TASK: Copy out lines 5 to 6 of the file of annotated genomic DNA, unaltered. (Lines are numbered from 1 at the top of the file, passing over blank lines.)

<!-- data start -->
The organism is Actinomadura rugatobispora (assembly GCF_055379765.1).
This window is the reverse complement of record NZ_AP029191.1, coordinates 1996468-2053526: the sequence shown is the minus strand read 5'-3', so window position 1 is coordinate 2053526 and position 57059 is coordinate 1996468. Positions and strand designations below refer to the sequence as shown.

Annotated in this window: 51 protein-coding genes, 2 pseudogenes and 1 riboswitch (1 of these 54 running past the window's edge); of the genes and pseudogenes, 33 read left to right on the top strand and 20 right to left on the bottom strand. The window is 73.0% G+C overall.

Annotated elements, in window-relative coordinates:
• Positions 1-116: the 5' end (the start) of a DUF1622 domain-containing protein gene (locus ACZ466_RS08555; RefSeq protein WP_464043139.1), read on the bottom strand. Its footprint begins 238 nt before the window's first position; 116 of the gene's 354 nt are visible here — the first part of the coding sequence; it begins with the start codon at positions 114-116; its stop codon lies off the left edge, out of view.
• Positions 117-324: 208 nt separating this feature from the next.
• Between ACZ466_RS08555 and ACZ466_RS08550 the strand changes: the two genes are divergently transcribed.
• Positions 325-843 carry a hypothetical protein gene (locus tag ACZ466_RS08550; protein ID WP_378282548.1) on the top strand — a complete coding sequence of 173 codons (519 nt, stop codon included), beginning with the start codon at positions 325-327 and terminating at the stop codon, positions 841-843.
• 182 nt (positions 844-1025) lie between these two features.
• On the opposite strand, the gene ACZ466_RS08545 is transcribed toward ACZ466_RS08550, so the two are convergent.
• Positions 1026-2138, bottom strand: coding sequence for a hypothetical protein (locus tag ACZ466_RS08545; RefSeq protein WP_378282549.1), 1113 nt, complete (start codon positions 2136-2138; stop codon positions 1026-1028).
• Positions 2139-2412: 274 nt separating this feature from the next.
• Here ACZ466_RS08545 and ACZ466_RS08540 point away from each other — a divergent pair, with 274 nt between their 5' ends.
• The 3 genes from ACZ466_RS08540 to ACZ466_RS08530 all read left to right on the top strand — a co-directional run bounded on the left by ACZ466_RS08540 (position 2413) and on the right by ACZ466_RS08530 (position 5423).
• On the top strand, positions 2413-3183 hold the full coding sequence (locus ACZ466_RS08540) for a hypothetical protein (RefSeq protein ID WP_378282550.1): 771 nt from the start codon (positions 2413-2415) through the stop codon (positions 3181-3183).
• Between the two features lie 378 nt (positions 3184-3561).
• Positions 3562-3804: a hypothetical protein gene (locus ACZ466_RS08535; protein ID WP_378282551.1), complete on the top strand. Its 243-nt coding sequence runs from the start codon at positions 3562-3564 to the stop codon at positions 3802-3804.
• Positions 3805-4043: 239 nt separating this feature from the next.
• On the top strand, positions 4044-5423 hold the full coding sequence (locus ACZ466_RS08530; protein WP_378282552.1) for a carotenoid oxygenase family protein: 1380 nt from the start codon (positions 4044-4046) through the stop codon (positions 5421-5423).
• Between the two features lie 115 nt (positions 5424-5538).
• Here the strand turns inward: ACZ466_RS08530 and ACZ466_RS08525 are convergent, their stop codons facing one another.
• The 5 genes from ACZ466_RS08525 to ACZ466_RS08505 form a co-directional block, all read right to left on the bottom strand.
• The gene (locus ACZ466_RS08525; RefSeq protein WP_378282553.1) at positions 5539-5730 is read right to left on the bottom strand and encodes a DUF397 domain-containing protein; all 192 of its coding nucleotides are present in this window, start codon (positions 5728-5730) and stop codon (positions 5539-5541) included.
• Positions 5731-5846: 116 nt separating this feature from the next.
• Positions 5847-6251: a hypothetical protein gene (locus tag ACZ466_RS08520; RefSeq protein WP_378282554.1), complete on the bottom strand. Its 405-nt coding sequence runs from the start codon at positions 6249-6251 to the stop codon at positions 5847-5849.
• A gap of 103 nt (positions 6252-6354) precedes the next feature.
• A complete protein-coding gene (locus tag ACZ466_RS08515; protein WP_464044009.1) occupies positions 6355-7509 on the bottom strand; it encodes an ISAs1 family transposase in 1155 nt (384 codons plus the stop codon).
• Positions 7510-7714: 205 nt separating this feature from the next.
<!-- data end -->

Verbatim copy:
• Positions 1-116: the 5' end (the start) of a DUF1622 domain-containing protein gene (locus ACZ466_RS08555; RefSeq protein WP_464043139.1), read on the bottom strand. Its footprint begins 238 nt before the window's first position; 116 of the gene's 354 nt are visible here — the first part of the coding sequence; it begins with the start codon at positions 114-116; its stop codon lies off the left edge, out of view.
• Positions 117-324: 208 nt separating this feature from the next.